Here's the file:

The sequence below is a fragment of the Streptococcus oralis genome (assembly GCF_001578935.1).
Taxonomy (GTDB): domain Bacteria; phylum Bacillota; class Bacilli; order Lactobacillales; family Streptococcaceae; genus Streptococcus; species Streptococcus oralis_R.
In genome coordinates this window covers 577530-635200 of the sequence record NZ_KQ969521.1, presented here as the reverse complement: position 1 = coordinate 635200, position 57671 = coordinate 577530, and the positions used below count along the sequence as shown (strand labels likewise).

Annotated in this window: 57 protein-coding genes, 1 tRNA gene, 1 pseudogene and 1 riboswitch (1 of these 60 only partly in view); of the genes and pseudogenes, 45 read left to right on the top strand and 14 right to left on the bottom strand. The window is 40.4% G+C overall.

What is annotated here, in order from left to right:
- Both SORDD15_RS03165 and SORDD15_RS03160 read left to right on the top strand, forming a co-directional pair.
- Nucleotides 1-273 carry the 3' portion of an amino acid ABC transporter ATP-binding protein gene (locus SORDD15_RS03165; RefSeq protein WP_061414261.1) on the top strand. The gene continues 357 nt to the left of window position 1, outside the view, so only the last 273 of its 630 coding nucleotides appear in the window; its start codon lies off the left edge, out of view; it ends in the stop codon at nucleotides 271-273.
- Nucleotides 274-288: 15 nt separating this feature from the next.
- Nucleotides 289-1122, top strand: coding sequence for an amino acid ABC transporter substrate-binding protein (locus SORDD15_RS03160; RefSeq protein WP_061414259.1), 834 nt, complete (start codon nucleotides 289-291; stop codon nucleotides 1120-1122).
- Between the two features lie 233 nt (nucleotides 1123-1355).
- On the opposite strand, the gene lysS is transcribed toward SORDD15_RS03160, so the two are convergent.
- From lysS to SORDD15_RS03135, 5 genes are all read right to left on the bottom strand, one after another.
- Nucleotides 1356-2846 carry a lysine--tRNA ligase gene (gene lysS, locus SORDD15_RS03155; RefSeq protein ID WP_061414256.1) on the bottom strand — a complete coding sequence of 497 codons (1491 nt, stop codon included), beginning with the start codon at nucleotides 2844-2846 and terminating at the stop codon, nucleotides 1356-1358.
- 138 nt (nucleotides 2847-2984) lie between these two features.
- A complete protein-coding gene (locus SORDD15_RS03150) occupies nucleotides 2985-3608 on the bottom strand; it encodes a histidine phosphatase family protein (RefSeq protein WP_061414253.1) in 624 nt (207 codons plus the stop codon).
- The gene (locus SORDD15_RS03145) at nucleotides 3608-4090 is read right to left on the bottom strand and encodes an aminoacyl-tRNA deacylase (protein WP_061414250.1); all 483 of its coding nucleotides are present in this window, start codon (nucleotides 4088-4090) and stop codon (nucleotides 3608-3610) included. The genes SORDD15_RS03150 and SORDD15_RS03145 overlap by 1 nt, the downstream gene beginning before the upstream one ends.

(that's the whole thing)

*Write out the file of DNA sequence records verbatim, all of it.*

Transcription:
The sequence below is a fragment of the Streptococcus oralis genome (assembly GCF_001578935.1).
Taxonomy (GTDB): domain Bacteria; phylum Bacillota; class Bacilli; order Lactobacillales; family Streptococcaceae; genus Streptococcus; species Streptococcus oralis_R.
In genome coordinates this window covers 577530-635200 of the sequence record NZ_KQ969521.1, presented here as the reverse complement: position 1 = coordinate 635200, position 57671 = coordinate 577530, and the positions used below count along the sequence as shown (strand labels likewise).

Annotated in this window: 57 protein-coding genes, 1 tRNA gene, 1 pseudogene and 1 riboswitch (1 of these 60 only partly in view); of the genes and pseudogenes, 45 read left to right on the top strand and 14 right to left on the bottom strand. The window is 40.4% G+C overall.

What is annotated here, in order from left to right:
- Both SORDD15_RS03165 and SORDD15_RS03160 read left to right on the top strand, forming a co-directional pair.
- Nucleotides 1-273 carry the 3' portion of an amino acid ABC transporter ATP-binding protein gene (locus SORDD15_RS03165; RefSeq protein WP_061414261.1) on the top strand. The gene continues 357 nt to the left of window position 1, outside the view, so only the last 273 of its 630 coding nucleotides appear in the window; its start codon lies off the left edge, out of view; it ends in the stop codon at nucleotides 271-273.
- Nucleotides 274-288: 15 nt separating this feature from the next.
- Nucleotides 289-1122, top strand: coding sequence for an amino acid ABC transporter substrate-binding protein (locus SORDD15_RS03160; RefSeq protein WP_061414259.1), 834 nt, complete (start codon nucleotides 289-291; stop codon nucleotides 1120-1122).
- Between the two features lie 233 nt (nucleotides 1123-1355).
- On the opposite strand, the gene lysS is transcribed toward SORDD15_RS03160, so the two are convergent.
- From lysS to SORDD15_RS03135, 5 genes are all read right to left on the bottom strand, one after another.
- Nucleotides 1356-2846 carry a lysine--tRNA ligase gene (gene lysS, locus SORDD15_RS03155; RefSeq protein ID WP_061414256.1) on the bottom strand — a complete coding sequence of 497 codons (1491 nt, stop codon included), beginning with the start codon at nucleotides 2844-2846 and terminating at the stop codon, nucleotides 1356-1358.
- 138 nt (nucleotides 2847-2984) lie between these two features.
- A complete protein-coding gene (locus SORDD15_RS03150) occupies nucleotides 2985-3608 on the bottom strand; it encodes a histidine phosphatase family protein (RefSeq protein WP_061414253.1) in 624 nt (207 codons plus the stop codon).
- The gene (locus SORDD15_RS03145) at nucleotides 3608-4090 is read right to left on the bottom strand and encodes an aminoacyl-tRNA deacylase (protein WP_061414250.1); all 483 of its coding nucleotides are present in this window, start codon (nucleotides 4088-4090) and stop codon (nucleotides 3608-3610) included. The genes SORDD15_RS03150 and SORDD15_RS03145 overlap by 1 nt, the downstream gene beginning before the upstream one ends.